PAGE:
From the off, the 212 is responsive, the V12 immediately answering its throttle while pulling away without any drama. The steering is firm and positive. Even straight ahead, it seems like where I point it, it will go. But from the position of the wheel, I think a lot of strain is going to fall across my elbows, upper arms and chest. As I turn into a low-speed bend, I’m thinking there doesn’t seem to be a lot of that ‘as the speed builds, it gets lighter’ aspect to the handling. A few sessions on a rowing machine might not be a bad idea before tackling a big event in this little barchetta.
Go too hard into a bend and the steering and balance fights me, the nose pushing out into stubborn understeer. I find I’m holding it firmly on the turn, locked wrists and taut shoulders, gradually easing up as I press the throttle on the exit. There’s certainly no shortage of shove. Coming out of the turn, the comparatively small V12 spins quickly through its mid range, the torque pushing me firmly back on to the straight and the upper-end horsepower taking over with a sharp-edged yowl to blast me down the road.
The motor is essentially the same as that of the 166; Gioacchino Colombo’s 2.0-litre V12 bored out to 2563cc and, in its most potent racing form, breathing through three Weber 36DFC carburettors. Even for that, it feels lively. Ferrari authority and historian Marcel Massini has more to say on that. ‘In June 1952 0158 ED was returned to the factory where both drivetrain and suspension were upgraded,’ he explains. ‘It had lighter, higher compression pistons (up to 8.8:1 from 8.5:1), a redesigned fuel and water pump, larger air intake and exhaust valves. Also, the rear differential was replaced with that of the new 340 AM.’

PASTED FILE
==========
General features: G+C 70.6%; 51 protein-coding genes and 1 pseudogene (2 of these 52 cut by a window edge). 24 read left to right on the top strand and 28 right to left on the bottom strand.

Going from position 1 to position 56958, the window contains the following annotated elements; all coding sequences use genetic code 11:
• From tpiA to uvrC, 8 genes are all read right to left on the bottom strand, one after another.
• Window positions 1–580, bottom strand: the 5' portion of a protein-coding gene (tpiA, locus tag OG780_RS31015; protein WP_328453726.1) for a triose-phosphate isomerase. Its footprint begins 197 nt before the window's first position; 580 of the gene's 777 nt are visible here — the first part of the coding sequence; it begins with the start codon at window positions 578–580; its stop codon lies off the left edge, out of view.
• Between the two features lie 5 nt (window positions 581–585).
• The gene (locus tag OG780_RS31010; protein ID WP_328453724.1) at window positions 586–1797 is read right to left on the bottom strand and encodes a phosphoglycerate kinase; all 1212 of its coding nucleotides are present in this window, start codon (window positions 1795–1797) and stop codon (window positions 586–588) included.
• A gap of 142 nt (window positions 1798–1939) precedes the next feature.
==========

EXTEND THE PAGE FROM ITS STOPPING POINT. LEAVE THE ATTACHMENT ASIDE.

Bordonaro was obviously pretty serious about performing in the Targa. All the same, he would have to contend with this (original) five-speed, synchromesh-is-for-sissies gearbox. Before attempting a set of serious bends or hill climbs, I really need to brush up my Fifties gearchange chops.
The ‘raaagh’ of the engine spinning up and the generous breadth of its power band has had me going for the up-shifts too quickly. A Caterham-style snap-back of the delicate chromed wand won’t bring much more than a disgruntled zing from the meshing cogs, but better to take a blink-of-an-eye pause or come fleetingly off the clutch before going through to the next gear, maybe with even the faintest blip of throttle in between. Of course, double de-clutching proper is de rigueur on the down-changes. The pedal spacing allows me to control both brake and throttle easily with my right foot, though my ankle can be awkwardly angled in this seating position. Coming into a bend firm on the brakes, it’s best to give the throttle a firm flick with the side of the foot, the tacho needle jumping to follow the snarling motor through the revs. Clutch down again, stick back, clutch up; now with the smoothness of a Mercedes auto.
One of the enchanting aspects of Fifties racers and especially the Italian cars is the blend of ferocity and delicacy that is needed to make the car go swiftly and smoothly. However, I realise that I haven’t been applying this philosophy to the handling – I’ve just been trying to drag the car round the bends with the steering wheel. Even in a modern Ferrari I wouldn’t do that.
The 212 is light and has a very short wheelbase, and the V12 also sits quite a long way back in the frame. It’s almost front-mid-engined. It displays the three classic handling characteristics of so many old sports cars; running wide with two much power early in the turn, sliding its tail with too much shove just before an apex, and the nose tucking in when lifting off mid-bend as the tail lightens and the front end digs in. But what makes the 212 such an effective competitor is the merge and flow of these attributes.